This study examines the spatial distribution and enforcement of air polluting facilities in the state of New Jersey, as listed in the U.S. Environmental Protection Agency?s Aerometric Information Retrieval System. Results show that air-polluting facilities tend to concentrate near minority neighborhoods, although this relationship is partially explained by factors of population density, manufacturing employment, and land use. Other results suggest that facilities in areas with a relatively high percentage of minority population tend to have a weaker record of environmental enforcement as compared to other facilities. Of the socioeconomic variables considered, employment in manufacturing appears to be the most strongly (more)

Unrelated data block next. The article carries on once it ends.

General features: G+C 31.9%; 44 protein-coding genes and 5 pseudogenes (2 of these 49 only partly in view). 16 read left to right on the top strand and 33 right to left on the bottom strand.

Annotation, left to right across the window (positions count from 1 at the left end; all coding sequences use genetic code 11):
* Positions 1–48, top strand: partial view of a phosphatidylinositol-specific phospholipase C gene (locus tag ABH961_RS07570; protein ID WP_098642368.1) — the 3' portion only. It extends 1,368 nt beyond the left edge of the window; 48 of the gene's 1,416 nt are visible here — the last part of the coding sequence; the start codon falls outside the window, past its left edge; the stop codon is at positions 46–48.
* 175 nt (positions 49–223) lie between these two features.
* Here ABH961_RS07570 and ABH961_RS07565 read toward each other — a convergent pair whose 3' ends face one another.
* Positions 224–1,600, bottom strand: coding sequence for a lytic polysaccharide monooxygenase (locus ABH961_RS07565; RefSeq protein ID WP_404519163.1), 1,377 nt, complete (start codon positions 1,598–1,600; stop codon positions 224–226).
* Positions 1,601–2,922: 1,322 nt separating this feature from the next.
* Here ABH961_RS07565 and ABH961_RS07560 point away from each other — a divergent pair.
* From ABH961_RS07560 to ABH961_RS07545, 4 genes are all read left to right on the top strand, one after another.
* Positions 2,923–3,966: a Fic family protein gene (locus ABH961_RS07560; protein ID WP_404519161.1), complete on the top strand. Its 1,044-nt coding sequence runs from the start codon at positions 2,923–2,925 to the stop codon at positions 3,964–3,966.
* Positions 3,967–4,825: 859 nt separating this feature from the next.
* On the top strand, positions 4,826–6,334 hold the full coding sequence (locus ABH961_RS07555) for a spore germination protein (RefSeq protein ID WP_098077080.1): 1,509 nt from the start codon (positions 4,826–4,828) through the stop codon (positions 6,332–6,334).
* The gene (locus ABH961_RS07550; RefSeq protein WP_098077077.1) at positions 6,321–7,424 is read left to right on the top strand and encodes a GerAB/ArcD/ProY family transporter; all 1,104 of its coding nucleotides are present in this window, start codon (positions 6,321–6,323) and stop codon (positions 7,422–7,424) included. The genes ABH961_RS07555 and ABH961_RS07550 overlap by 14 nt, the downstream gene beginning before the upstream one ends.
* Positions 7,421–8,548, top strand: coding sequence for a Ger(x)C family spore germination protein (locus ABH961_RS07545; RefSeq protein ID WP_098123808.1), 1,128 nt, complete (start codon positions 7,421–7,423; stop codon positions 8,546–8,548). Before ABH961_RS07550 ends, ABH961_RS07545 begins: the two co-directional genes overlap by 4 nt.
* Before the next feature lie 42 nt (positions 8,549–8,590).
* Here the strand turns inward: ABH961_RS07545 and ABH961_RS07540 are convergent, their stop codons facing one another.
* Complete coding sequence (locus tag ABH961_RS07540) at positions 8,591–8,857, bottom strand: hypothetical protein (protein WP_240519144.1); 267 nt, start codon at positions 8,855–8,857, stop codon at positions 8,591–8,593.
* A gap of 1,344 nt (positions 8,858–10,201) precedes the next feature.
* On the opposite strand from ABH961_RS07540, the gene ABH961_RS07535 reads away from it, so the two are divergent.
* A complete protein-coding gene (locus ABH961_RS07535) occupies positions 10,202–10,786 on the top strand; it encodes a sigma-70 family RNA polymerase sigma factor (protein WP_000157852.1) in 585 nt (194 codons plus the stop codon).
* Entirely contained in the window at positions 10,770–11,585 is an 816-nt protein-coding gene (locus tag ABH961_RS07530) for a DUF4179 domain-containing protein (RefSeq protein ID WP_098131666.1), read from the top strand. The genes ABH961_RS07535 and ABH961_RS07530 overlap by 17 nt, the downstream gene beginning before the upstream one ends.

Spatial and temporal patterns in civil violence: Guatemala, 1977?1986
Civil violence is a complex and often horrific phenomenon whose characteristics have varied by era, setting, and circumstance. Its objective analysis has rarely been feasible at spatial and temporal scales great enough and resolutions fine enough to reveal patterns useful in prevention, intervention, or adjudication. An extraordinary data set simultaneously meeting scale and resolution criteria was collected during conflict in Guatemala from 1977 through 1986. Reported here is its spatial-temporal analysis; reported as well is a putatively novel method for estimating power-law exponents from aggregate data. Analysis showed that the relationship between ethnic mix and killing was smooth yet highly (more)

Spatial Inequality and the Distribution of Industrial Toxic Releases: Evidence from the 1990 TRI